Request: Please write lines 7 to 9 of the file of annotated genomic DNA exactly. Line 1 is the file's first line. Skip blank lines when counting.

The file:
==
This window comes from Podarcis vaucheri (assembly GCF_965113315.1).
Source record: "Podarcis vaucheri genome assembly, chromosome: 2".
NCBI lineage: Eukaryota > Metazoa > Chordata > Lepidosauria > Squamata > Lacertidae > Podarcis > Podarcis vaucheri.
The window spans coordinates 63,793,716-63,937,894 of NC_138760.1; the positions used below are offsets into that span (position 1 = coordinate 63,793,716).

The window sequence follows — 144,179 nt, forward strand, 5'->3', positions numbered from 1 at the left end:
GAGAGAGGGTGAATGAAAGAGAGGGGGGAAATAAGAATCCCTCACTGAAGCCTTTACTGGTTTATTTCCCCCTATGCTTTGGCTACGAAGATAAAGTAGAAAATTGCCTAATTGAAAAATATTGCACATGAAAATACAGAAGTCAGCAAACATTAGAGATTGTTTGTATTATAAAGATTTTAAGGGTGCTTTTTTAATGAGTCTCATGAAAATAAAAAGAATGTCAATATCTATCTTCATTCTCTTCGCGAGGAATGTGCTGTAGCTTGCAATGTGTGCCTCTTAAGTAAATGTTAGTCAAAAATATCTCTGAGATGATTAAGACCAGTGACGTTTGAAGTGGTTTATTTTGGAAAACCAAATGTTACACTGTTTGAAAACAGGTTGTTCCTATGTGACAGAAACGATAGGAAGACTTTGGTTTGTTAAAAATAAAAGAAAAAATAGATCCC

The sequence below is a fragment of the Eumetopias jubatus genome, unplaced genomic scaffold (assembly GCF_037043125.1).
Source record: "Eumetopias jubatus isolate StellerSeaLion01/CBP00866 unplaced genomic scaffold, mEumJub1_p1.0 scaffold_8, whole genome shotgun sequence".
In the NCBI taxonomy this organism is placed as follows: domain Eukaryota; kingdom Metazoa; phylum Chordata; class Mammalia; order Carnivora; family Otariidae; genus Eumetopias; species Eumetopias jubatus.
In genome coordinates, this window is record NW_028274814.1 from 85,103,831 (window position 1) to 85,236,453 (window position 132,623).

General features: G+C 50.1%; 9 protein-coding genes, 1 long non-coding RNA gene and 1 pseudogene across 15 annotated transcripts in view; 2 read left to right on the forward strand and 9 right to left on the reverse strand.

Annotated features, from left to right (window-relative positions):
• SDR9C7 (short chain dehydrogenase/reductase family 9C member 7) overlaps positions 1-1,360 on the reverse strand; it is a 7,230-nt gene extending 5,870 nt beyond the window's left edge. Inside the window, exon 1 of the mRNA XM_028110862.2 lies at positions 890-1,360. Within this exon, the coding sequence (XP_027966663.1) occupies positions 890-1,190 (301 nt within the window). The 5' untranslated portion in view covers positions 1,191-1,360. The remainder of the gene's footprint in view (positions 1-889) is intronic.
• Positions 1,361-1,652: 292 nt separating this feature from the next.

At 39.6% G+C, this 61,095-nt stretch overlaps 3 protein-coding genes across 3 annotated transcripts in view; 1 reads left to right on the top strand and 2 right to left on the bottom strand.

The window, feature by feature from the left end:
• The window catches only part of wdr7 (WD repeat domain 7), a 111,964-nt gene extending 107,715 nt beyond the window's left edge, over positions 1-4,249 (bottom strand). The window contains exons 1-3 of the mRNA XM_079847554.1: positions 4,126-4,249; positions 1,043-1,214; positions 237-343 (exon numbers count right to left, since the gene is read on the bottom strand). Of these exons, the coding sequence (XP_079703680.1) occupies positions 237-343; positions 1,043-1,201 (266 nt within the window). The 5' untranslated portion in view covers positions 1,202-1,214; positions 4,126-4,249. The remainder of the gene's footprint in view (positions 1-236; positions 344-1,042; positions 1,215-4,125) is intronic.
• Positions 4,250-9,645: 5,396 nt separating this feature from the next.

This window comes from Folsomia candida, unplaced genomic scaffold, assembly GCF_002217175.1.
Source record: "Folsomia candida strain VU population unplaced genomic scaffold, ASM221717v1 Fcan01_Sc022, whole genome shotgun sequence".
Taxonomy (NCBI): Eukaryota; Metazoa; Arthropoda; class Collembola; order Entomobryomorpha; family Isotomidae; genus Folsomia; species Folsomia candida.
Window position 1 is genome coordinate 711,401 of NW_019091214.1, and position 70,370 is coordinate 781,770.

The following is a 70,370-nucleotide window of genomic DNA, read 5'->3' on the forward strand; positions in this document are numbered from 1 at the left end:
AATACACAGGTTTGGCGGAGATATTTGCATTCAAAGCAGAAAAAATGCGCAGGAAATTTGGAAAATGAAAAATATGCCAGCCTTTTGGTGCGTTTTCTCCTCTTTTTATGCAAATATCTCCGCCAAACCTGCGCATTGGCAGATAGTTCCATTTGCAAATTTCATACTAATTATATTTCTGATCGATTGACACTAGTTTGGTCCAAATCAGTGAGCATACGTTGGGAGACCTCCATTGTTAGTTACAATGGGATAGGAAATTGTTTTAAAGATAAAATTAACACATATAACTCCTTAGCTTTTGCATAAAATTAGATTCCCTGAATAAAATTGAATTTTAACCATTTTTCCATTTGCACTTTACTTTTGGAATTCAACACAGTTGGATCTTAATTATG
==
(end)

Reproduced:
The sequence below is a fragment of the Eumetopias jubatus genome, unplaced genomic scaffold (assembly GCF_037043125.1).
Source record: "Eumetopias jubatus isolate StellerSeaLion01/CBP00866 unplaced genomic scaffold, mEumJub1_p1.0 scaffold_8, whole genome shotgun sequence".
In the NCBI taxonomy this organism is placed as follows: domain Eukaryota; kingdom Metazoa; phylum Chordata; class Mammalia; order Carnivora; family Otariidae; genus Eumetopias; species Eumetopias jubatus.